Bogus 1994 press release
The Microsoft acquisition hoax is a bogus 1994 press release suggesting that the information technology company Microsoft had acquired the Roman Catholic Church. It is considered to be the first Internet hoax to reach a mass audience.[1][2]
The hoax comprises part of a cycle of “Microsoft jokes” in which Microsoft Corporation is portrayed as a wealthy but evil monopoly built on bloated or unreliable desktop software, planned obsolescence of products, corporate takeovers of once-innovative rivals and litigiousness. While multiple books have been devoted to the subject,[3][4] the jokes most commonly circulated online as Internet memes.

Press release[edit]
The hoax consisted of a press release, purportedly from the Associated Press, that circulated around the Internet in 1994. The press release claimed that Microsoft “will acquire the Roman Catholic Church in exchange for an unspecified number of shares of Microsoft common stock,” and that the company expects “a lot of growth in the religious market in the next five to ten years… the combined resources of Microsoft and the Catholic Church will allow us to make religion easier and more fun for a broader range of people.”[5]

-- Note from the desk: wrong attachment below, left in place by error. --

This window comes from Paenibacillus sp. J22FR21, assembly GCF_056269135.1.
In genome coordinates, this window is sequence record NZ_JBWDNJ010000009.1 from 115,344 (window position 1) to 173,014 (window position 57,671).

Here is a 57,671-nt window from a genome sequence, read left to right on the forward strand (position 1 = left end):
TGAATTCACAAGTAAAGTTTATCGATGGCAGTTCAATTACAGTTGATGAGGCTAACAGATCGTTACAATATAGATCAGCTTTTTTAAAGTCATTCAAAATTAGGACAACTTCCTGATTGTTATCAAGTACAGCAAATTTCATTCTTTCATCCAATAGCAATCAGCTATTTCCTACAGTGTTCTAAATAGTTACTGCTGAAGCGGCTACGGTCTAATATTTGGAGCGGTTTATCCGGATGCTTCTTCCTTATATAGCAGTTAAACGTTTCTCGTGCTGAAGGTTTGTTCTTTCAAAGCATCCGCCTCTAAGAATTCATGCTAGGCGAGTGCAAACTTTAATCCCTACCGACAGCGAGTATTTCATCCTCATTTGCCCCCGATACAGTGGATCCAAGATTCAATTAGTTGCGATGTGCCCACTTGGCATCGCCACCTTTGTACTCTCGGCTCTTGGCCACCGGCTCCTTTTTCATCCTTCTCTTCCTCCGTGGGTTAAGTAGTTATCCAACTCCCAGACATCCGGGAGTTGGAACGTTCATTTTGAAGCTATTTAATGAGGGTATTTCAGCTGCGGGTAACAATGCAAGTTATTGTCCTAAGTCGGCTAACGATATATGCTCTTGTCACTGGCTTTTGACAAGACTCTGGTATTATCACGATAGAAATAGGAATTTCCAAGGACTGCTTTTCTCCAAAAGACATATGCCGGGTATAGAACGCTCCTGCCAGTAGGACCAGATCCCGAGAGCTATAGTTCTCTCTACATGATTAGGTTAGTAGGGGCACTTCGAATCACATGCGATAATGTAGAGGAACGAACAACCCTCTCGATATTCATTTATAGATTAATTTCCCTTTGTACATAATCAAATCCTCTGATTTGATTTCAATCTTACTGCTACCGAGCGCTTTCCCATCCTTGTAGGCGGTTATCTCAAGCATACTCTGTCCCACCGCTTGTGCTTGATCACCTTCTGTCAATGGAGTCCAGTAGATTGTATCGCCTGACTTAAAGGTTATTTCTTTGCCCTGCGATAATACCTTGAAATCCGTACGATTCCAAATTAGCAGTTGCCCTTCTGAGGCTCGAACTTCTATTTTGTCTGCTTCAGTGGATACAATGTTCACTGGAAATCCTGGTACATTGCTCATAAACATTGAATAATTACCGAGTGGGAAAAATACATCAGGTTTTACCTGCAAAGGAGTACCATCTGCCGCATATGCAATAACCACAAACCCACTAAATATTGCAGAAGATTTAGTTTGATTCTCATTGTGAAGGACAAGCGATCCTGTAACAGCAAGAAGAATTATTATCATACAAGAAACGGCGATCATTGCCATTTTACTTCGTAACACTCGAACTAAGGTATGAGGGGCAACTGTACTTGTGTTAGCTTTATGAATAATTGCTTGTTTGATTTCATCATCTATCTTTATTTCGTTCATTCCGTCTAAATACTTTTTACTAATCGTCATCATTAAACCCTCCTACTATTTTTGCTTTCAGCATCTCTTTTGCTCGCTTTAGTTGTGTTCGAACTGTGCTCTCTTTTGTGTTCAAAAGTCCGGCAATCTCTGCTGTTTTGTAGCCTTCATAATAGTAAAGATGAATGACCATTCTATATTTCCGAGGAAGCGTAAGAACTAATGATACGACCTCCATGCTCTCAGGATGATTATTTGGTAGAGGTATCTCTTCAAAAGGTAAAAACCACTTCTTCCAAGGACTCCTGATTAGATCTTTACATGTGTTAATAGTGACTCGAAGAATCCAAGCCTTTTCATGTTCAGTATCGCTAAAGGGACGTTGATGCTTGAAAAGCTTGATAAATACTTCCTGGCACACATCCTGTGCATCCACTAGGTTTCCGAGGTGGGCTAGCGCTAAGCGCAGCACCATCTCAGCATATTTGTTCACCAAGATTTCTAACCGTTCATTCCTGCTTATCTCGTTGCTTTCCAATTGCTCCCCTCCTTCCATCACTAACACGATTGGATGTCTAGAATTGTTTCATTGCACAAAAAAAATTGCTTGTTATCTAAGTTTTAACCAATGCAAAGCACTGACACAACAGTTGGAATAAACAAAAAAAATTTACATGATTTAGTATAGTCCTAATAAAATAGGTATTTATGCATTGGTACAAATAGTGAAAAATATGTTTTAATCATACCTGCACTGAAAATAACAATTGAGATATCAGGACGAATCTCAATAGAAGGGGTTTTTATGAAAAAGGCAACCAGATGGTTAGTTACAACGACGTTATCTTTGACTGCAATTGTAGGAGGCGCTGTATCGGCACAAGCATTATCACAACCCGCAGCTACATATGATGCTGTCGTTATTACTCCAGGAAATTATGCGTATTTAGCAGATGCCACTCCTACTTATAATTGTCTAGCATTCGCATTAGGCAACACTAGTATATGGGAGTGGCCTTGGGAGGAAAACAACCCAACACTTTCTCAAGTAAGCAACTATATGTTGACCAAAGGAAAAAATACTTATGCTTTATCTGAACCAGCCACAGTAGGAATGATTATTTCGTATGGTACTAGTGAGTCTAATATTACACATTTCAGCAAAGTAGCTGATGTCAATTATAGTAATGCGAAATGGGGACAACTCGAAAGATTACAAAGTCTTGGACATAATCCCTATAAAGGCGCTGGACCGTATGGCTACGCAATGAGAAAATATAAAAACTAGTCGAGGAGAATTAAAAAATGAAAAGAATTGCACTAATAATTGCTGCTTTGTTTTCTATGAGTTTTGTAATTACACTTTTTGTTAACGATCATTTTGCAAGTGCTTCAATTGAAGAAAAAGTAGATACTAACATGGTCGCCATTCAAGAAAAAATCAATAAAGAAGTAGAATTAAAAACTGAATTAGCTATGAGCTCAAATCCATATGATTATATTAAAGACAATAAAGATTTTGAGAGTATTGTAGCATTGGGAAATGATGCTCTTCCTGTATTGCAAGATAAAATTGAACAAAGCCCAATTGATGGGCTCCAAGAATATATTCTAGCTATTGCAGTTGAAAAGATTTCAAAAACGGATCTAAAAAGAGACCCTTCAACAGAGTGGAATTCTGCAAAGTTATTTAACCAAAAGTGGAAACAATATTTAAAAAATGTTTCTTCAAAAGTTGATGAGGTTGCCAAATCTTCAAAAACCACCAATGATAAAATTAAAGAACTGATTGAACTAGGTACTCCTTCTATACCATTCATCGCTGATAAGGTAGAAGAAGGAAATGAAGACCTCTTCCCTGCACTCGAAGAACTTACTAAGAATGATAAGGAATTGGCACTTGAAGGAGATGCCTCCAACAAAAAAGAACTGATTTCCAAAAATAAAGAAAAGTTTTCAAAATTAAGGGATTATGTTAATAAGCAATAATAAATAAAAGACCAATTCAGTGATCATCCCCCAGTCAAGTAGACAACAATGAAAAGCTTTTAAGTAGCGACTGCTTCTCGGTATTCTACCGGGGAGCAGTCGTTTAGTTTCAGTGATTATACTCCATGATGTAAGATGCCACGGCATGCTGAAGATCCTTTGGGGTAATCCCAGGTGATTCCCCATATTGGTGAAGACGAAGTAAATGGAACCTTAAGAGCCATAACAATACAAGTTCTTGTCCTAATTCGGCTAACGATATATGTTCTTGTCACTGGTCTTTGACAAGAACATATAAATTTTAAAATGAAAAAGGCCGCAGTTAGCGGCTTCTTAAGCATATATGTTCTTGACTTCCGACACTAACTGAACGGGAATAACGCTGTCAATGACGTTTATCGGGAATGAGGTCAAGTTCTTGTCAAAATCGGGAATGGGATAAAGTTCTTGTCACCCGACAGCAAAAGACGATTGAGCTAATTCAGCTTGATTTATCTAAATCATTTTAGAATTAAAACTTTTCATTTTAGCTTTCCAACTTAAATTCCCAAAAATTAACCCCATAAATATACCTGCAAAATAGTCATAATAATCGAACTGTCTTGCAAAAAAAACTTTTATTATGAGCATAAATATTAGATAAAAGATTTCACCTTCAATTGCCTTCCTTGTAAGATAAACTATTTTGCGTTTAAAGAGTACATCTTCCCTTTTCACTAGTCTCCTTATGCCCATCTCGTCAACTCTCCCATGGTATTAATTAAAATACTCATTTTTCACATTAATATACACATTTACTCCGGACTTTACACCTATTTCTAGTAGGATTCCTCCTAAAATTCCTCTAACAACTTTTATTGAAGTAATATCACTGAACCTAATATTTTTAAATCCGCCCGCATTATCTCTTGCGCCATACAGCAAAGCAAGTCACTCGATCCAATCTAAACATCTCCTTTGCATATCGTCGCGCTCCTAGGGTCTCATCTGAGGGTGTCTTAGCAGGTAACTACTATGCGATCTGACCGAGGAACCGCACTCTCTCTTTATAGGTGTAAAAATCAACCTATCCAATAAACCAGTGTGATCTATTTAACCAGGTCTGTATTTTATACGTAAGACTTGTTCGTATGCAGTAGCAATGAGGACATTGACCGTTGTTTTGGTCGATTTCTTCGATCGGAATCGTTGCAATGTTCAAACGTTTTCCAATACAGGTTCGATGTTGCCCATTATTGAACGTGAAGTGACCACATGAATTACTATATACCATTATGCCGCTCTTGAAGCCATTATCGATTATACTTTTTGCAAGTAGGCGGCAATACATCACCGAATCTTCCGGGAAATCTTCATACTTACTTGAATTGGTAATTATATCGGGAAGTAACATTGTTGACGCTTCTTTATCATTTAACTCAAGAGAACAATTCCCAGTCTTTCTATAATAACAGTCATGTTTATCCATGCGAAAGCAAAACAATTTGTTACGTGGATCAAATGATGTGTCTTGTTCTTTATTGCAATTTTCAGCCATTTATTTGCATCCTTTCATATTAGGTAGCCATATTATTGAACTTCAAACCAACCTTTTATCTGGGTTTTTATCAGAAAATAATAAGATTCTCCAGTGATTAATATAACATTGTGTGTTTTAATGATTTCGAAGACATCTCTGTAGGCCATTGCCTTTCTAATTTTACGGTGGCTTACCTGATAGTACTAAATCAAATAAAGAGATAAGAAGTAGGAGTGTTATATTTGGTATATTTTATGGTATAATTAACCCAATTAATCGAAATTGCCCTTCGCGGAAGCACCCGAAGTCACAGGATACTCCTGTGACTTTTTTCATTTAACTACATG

Many of the press release’s claims were unrealistic, from suggesting that Catholics would soon be able to take Holy Communion through their computer to claiming that conversion to Catholicism was an “upgrade”. Despite these warning signs, several readers of the false press release contacted Microsoft to confirm the claims of the hoax, and on December 16, 1994, Microsoft formally debunked the claims.[1][6]

Follow-up press releases made similarly outrageous claims—for example, one false press release claimed that IBM had acquired the Episcopal Church, and another suggested that the Italian television network RAI had invested in what the release claimed to be “Microsoft Corp.’s planned on-line computer service, the Microsoft Divine Network.”[1][7]
An Internet meme “Microsoft Acquires” spawned a series of similarly formatted mock press releases with an assortment of varying acquisition targets, including the government of the United States of America. According to the release, “United States citizens will be able to expect lower taxes, increases in government services, discounts on all Microsoft products and the immediate arrest of all executive officials of Sun Microsystems Inc. and Netscape Corp.”[8] One meta-joke claimed that Microsoft ultimately put an end to the jokes by acquiring “Microsoft Acquires”.
Despite the proliferation of chain emails circulating the Internet both in 1994 and in the present, the Microsoft hoax was considered the first such hoax to reach a mass audience through the Internet.[1]



Eva and Franco Mattes



Leave a Reply

Your email address will not be published. Required fields are marked *

Check Also

Literary forgery